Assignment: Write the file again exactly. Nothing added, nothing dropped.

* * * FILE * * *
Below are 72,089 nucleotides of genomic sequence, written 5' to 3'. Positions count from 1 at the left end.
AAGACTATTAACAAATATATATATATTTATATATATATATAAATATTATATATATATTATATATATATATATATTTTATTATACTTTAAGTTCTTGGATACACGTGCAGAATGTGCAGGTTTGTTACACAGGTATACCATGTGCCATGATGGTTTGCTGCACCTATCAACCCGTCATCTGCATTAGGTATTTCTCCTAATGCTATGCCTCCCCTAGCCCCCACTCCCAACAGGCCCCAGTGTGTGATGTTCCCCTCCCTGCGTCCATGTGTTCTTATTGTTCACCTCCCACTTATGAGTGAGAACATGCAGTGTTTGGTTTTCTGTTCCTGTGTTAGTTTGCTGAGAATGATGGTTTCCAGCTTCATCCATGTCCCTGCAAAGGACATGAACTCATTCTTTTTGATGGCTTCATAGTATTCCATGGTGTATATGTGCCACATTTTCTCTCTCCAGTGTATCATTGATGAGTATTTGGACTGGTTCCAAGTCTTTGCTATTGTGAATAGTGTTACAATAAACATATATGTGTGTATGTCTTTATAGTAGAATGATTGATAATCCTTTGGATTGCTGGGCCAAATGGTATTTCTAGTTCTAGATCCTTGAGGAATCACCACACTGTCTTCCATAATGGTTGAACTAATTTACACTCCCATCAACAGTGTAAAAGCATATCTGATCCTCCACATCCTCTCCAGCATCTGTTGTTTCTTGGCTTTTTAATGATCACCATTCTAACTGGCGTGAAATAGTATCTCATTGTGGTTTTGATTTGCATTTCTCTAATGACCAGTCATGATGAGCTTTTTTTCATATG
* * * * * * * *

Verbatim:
Below are 72,089 nucleotides of genomic sequence, written 5' to 3'. Positions count from 1 at the left end.
AAGACTATTAACAAATATATATATATTTATATATATATATAAATATTATATATATATTATATATATATATATATTTTATTATACTTTAAGTTCTTGGATACACGTGCAGAATGTGCAGGTTTGTTACACAGGTATACCATGTGCCATGATGGTTTGCTGCACCTATCAACCCGTCATCTGCATTAGGTATTTCTCCTAATGCTATGCCTCCCCTAGCCCCCACTCCCAACAGGCCCCAGTGTGTGATGTTCCCCTCCCTGCGTCCATGTGTTCTTATTGTTCACCTCCCACTTATGAGTGAGAACATGCAGTGTTTGGTTTTCTGTTCCTGTGTTAGTTTGCTGAGAATGATGGTTTCCAGCTTCATCCATGTCCCTGCAAAGGACATGAACTCATTCTTTTTGATGGCTTCATAGTATTCCATGGTGTATATGTGCCACATTTTCTCTCTCCAGTGTATCATTGATGAGTATTTGGACTGGTTCCAAGTCTTTGCTATTGTGAATAGTGTTACAATAAACATATATGTGTGTATGTCTTTATAGTAGAATGATTGATAATCCTTTGGATTGCTGGGCCAAATGGTATTTCTAGTTCTAGATCCTTGAGGAATCACCACACTGTCTTCCATAATGGTTGAACTAATTTACACTCCCATCAACAGTGTAAAAGCATATCTGATCCTCCACATCCTCTCCAGCATCTGTTGTTTCTTGGCTTTTTAATGATCACCATTCTAACTGGCGTGAAATAGTATCTCATTGTGGTTTTGATTTGCATTTCTCTAATGACCAGTCATGATGAGCTTTTTTTCATATG